FRANKFURT – BMW announced on Wednesday that it will be converting its German factories to build electric cars and components and moving internal combustion engine manufacturing to plants in Austria and England as part of a broader move to low-emission cars.
Factories around the world are demanding investment in next generation cars as electric vehicles gain a foothold with consumers and governments accelerate the decline of the internal combustion engine.
Germany unveiled a € 3 billion program to promote low-emission cars on Wednesday, and the UK announced it would ban sales of new gasoline and diesel cars and vans from 2030.
“By the end of 2022, all of our German factories will produce at least one fully electric car,” said Milan Nedeljkovic, BMW board member responsible for production, in a statement on Wednesday.
The BMW plant in Munich, which currently produces four-, six-, eight- and twelve-cylinder internal combustion engines, will be converted to the next generation of electric vehicles by 2026 with an investment of 400 million euros.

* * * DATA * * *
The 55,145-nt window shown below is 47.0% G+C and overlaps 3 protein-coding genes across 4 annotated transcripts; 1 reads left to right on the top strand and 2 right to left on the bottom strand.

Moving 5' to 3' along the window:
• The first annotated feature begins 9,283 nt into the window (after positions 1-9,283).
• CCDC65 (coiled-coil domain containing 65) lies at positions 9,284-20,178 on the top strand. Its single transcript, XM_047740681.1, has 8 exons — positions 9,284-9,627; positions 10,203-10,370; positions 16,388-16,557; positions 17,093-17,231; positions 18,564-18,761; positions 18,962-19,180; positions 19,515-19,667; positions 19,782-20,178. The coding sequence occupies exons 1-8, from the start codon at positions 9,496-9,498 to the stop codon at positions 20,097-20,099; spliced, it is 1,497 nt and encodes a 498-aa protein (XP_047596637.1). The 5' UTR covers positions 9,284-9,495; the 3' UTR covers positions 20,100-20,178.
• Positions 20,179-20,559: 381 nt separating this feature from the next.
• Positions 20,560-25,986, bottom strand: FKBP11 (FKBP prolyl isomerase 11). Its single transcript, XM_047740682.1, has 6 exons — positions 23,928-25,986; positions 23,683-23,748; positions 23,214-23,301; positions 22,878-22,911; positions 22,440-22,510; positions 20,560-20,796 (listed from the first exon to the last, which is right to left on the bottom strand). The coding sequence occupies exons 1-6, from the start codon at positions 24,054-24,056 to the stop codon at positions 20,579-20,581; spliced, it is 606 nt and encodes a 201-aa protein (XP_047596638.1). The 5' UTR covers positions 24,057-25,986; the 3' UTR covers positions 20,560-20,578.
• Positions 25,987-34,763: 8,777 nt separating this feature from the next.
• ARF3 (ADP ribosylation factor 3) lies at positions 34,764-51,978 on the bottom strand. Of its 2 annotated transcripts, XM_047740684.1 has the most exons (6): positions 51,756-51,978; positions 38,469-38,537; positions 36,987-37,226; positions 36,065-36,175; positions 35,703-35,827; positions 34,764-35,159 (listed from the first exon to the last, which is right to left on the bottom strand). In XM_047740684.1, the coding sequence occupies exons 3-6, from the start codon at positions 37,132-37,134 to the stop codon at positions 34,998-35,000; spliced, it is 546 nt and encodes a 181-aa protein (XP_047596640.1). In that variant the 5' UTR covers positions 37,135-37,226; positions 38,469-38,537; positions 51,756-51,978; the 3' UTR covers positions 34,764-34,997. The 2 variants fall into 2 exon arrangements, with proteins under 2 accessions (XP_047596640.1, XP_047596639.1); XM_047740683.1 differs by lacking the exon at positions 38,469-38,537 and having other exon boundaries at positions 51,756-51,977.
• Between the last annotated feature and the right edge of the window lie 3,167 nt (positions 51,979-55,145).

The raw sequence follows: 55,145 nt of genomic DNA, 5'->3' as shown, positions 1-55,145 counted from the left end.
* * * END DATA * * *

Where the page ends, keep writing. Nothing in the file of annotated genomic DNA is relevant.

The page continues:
BMW said eight- and twelve-cylinder engine production will be relocated from Munich to Hams Hall in England, and other engines will be made in Steyr, Austria.
Bavaria, where BMW is based, will receive the lion’s share of the investment, the automaker said. The BMW i4 electric car is being built in Munich, a fully electric version of the 5 and 7 Series. The recently introduced iX (see above) is manufactured in Dingolfing and an electric X1 in Regensburg.
According to BMW, the number of employees in the factory in Dingolfing who manufacture drives for electric cars will double to 2,000.
The BMW plant in Leipzig will start manufacturing the Mini Countryman. The plants in Regensburg and Leipzig are being prepared for the production of battery modules.
BMW will improve its cost structure by 500 million euros by the end of the year.